Review: 'Red Joan'

Judi Dench does her best to save a mediocre spy story
AGENT, 86: Judi Dench is Red Joan in the fictionalized version of the Melita Norwood case.

In May 2000, an aged British woman named Joan (Judi Dench) is puttering around her house when a squad of Special Branch police knock on her door, coming to arrest her on a charge of 27 counts of breaking the Official Secrets Act.

The John LeCarrean beginning of Red Joan is intriguing. Moreover, it has a basis in truth—Trevor Nunn's film is an adaptation of Jeanne Rooney's novel, itself a fictionalized version of the actual Melita Norwood case. And it's clear something was lost in the translation.

In flashbacks we see Joan's youth at Cambridge in the late 1930s; played by the pretty but uninvolving Sophie Cookson, she was a drab science student who got swept into a friendship with a dashing older student, Sonya (Tereza Srbova), and her brother Leo (Tom Hughes).

The pair of dazzling foreigners are ardent Communists who try to recruit Joan into the party. Over the course of many decades, Joan is mixed up with them, carrying on an affair with Leo that lasts into the war years. Matters get troublesome when Leo presses Joan to spy for the Party; she's now an assistant to a research scientist (Stephen Campbell Moore). Her boss loves her, but he's trapped in one of those Graham Greene escape-proof marriages.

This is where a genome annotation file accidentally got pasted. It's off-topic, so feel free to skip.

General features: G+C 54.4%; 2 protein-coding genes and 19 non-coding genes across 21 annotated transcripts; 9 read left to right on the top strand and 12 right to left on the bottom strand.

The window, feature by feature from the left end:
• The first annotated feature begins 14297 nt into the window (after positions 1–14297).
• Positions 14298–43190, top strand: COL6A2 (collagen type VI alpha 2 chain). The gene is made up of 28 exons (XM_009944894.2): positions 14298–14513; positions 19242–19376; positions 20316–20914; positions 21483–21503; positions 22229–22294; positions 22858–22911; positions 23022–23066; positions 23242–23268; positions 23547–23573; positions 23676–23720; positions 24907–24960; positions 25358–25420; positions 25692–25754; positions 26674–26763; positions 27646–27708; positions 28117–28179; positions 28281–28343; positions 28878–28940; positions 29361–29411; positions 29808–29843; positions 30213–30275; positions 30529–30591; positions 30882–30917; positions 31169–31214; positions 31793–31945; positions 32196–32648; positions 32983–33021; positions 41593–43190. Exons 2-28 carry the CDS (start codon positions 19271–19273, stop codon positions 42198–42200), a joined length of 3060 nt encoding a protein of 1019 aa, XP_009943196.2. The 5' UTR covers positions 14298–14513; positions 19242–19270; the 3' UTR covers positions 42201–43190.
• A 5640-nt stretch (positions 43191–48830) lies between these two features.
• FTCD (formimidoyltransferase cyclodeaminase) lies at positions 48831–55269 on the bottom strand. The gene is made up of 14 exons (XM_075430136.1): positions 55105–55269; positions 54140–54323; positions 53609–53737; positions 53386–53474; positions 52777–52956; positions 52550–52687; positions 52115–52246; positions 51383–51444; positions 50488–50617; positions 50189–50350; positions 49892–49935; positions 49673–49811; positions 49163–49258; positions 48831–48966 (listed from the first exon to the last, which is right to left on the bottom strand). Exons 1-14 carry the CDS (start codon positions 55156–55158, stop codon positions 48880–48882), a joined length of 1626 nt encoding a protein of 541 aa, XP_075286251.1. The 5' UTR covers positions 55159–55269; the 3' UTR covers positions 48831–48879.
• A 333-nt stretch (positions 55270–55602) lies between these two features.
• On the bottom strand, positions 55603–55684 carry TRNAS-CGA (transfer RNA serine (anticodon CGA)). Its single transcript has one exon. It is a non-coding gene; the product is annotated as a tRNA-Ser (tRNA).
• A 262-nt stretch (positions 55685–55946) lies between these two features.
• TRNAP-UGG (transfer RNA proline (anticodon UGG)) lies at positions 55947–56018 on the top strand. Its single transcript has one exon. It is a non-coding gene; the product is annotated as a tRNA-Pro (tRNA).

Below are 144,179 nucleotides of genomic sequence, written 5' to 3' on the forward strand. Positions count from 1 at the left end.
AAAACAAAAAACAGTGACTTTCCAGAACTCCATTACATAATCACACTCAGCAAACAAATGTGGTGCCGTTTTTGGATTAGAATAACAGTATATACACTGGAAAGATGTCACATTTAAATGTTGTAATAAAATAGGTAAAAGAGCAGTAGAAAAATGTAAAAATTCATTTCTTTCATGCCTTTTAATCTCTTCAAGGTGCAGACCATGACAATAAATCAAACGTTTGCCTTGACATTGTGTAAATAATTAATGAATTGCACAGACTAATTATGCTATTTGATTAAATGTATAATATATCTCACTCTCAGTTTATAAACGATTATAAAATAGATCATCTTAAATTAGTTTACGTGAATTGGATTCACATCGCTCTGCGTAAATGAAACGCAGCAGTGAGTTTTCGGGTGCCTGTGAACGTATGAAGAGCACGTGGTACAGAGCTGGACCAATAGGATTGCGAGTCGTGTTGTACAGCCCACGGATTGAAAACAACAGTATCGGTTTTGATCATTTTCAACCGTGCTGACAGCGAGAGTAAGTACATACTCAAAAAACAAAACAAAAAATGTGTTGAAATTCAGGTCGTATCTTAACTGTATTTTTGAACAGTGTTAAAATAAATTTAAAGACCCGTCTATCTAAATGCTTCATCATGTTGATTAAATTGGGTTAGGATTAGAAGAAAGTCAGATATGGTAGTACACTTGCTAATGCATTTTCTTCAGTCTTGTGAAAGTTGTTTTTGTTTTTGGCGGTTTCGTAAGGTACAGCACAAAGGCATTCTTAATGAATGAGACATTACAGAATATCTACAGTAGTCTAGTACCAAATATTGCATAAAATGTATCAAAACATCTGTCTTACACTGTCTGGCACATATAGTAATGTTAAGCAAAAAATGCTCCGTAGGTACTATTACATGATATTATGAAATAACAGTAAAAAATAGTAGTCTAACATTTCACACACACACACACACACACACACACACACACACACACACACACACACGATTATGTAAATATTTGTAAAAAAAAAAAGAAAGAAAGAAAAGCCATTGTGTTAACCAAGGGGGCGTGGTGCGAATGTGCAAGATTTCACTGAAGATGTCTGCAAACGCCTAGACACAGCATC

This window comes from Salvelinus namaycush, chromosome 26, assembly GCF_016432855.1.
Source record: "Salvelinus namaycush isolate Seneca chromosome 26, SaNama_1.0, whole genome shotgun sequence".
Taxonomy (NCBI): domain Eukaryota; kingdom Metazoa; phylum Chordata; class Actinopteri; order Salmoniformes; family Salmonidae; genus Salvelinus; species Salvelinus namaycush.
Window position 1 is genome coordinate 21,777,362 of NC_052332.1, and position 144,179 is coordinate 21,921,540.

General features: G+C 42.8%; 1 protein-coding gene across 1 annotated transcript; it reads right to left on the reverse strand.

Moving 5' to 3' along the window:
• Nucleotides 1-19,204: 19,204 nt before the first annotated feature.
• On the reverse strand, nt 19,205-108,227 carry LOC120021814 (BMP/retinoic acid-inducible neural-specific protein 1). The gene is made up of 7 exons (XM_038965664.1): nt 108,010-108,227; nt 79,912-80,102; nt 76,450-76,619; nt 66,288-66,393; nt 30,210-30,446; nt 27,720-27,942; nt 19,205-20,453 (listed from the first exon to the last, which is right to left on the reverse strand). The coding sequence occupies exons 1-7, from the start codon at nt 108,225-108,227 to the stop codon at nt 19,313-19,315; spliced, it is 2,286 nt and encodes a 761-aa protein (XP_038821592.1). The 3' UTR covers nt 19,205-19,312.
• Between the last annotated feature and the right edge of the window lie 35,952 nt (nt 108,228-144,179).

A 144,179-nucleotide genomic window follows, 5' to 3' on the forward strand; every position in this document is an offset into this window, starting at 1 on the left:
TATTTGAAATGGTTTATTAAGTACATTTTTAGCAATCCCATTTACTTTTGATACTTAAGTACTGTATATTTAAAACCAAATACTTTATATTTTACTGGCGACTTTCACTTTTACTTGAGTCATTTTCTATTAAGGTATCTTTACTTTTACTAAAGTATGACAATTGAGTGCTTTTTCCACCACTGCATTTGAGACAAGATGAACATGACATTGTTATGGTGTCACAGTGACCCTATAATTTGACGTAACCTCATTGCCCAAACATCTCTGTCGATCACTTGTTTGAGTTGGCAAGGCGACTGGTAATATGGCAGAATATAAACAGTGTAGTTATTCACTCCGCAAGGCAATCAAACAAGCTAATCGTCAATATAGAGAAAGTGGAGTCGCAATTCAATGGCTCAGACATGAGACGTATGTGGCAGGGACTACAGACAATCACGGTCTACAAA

It's too easy to say Dench is this film's only redeeming value, yet it's too difficult to try to find other good points about this stodgy romance. Nunn's nostalgia for the coziness of England, from pristine tea shops to the smooching on the banks of the river Cam dilutes this story; the director couldn't have made wartime England prettier if he worked for Disney.

He speeds over the actual suspense—the incidents of Joan's spying—as if that were the least interesting part of the story. But Dench works her craft in her too-few scenes, sneakily changing before our eyes from an oatmeal-colored dodderer blanched in the too-bright lights of the cop shop to a keen conniver ready to extenuate herself. She has an argument for her treachery, and shaky as it is, Dench sells it at the end.

The real Norwood, rumored to have been a particularly valuable Soviet asset, was what they used to call a "red-diaper baby"—the daughter of Communist parents, born to the cause. Evoking sympathy for Stalinists is tough today, but Dench's speech at the end is as close as our cinema is going to get to a defense of the USSR.

Red Joan
R; 110 Mins.
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